Multi-Bandpass Filters for fluorescence


Fluorescence spectroscopy is a powerful technology used extensively in life science instruments to measure chemical reactions in biological materials. Examples of applications are DNA sequencing and viral screening using for instance Polymerase Chain Reaction (PCR) methods.

Target molecules are tagged with a fluorophore that, once bound to the target, emits light at a specific wavelength when excited with light at a lower wavelength. Optical filters are commonly used to ensure that the sample is excited with the right wavelength and the detector measures at the right emission wavelength only.

You can read more on how optical filters are used in fluorescence instrumentation in our white paper here.

Many instrument manufacturers offer compact instruments dedicated to a specific use case (and fluorophore) with a fixed excitation and emission wavelength. However, end-users in laboratories, clinics and hospitals desire multi-purpose instruments rather than one instrument per use case. This often requires the same instrument to handle multiple excitation and emission wavelength.

For more advanced reactions involving two or more different target molecules in the same sample, each target molecule is tagged with a different fluorophore. The different fluorophores are typically chosen with different excitation and emission wavelengths and thus the instrument must be able to handle this.

In this technical note we describe how multi-bandpass filters can be used to create compact, simple, and cost-effective instruments supporting multiple excitation and emission wavelength bands.

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Instrumentation with multiple excitation and emission wavelengths

A common design to handle multiple excitation and emission wavelengths is shown on Figure 1 The excitation is done with Light Emitting Diodes (LEDs) that are switched on one at a time. Each LED has a specific center wavelength corresponding to the peak absorption of a specific fluorophore. The spectrum of an LED is typically quite broad and therefore an excitation filter is used to “clean up” the spectrum as illustrated on Figure 2. The excitation filter furthermore helps to suppress unwanted ambient light outside the excitation band. For each LED wavelength we need a specific excitation filter and therefore, the filters are typically placed on a wheel that can be turned by a motor or by hand. In this way the excitation filter and LED wavelength can be matched.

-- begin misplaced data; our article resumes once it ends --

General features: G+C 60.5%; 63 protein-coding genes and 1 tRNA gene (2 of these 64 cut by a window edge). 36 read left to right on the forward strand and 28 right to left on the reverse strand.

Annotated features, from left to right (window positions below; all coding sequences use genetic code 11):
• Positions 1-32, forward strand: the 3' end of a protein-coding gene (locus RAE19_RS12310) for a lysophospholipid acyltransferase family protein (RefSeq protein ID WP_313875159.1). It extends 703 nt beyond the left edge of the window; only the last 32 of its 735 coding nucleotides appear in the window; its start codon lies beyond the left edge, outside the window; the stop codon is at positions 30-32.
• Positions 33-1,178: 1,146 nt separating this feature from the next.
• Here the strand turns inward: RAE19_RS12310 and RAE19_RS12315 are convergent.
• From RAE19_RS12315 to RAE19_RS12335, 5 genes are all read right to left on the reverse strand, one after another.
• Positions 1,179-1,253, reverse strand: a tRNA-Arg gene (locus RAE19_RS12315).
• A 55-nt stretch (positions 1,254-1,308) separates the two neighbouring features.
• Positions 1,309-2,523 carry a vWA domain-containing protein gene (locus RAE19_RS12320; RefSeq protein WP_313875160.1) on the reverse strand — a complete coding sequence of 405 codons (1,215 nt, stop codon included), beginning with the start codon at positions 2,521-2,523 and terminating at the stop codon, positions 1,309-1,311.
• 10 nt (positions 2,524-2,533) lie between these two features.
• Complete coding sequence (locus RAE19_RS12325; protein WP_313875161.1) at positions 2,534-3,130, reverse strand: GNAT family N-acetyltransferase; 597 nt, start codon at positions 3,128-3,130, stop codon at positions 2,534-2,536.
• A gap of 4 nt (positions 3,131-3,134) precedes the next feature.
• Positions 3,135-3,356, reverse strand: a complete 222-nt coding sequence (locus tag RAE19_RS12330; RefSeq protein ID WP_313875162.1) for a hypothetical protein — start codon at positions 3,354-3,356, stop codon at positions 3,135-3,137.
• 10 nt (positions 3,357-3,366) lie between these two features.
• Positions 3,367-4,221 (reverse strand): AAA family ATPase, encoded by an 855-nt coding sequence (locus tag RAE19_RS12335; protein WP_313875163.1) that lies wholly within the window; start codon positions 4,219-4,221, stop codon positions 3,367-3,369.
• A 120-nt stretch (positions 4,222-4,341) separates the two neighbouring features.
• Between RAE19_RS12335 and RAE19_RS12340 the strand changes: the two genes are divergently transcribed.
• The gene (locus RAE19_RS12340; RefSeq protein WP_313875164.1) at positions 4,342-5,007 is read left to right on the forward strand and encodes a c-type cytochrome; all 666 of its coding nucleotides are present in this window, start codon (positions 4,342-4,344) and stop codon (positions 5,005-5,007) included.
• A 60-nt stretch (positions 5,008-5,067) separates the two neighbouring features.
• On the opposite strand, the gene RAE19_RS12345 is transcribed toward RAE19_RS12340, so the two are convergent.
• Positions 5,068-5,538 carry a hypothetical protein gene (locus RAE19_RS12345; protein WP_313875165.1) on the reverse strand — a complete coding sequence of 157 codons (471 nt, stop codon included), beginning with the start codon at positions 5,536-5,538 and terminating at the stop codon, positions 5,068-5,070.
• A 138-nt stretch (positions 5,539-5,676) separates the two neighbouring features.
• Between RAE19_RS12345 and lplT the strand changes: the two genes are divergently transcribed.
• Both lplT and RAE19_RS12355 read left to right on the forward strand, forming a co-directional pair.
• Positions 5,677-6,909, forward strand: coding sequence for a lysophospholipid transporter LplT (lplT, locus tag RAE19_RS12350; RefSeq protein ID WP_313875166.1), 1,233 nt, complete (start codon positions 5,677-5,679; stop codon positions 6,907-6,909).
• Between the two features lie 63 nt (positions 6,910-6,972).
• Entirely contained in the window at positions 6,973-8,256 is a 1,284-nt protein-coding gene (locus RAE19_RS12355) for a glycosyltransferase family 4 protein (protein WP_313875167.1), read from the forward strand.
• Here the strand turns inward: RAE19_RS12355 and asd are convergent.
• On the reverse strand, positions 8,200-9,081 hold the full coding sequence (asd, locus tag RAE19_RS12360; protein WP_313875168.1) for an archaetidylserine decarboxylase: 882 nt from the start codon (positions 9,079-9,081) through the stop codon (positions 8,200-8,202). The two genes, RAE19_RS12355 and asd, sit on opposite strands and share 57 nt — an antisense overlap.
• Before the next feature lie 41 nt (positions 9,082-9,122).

Similarly, on the emission side we expect three different emission bands depending on which LED is turned on. For this reason, a second filter wheel with three filters are used on the emission side.

The optical requirements for the filters are a high pass-band transmission, a deep blocking outside the pass-band and a narrow transition wavelength range between the two.

Although, the filter-wheel approach just described allows analysis of multiple fluorophores it has some limitations and disadvantages. First, changing filter naturally takes some time. This can be a limitation for instance in real-time analysis of reaction kinetics where multiple emission peaks must be measured over time. Second, the color-wheel is a moveable mechanical item which requires more space and – in case it is motorized – power than a single fixed filter. Also, a moveable item experiences wear and tear over time.

Multi-Bandpass filters solve many of the challenges mentioned above by incorporating multiple pass-bands in a single fixed filter. This leads to a much simpler instrument design as illustrated in Figure 3 and is especially beneficial for compact instruments as well as instruments for fast reaction kinetics.

Cost-effective manufacturing of multi-Bandpass filters with 2 to 3 pass-bands on the same substrate has been made possible using modern optical thin film coating techniques. Hereby, hundreds of thin-film layers can be deposited on a substrate to form the exact filter profile needed for a specific application.

Figure 1: Illustration of instrument supporting three excitation wavelengths and three emission wavelength bands using a color-wheel with distinct filters and LEDs for excitation.
Figure 2: Spectra of three LEDs centered at λ1 (blue line), λ2 (green line), and λ3 (red line) as well as bandpass filters (black dotted lines) matching the center wavelength of the LEDs.
Figure 3: Illustration of instrument using single, fixed multi-bandpass filters for excitation and emission.

Multi-Bandpass Filters from Delta Optical Thin Film

Delta Optical Thin Film manufactures high performance, hard coated multi-bandpass filters. Figure 4 shows an example of a filter, we have manufactured with three passbands. The transmission in the passbands is typically better than 95 % and the blocking in between the bands is higher than OD6.

You can find more details about our Multi-Bandpass filters here.

If the filters listed do not match your exact requirements, you can always contact Delta Optical Thin Film if you need a customized design.

Figure 4: Example of triple-bandpass filter manufactured by Delta Optical Thin Film.

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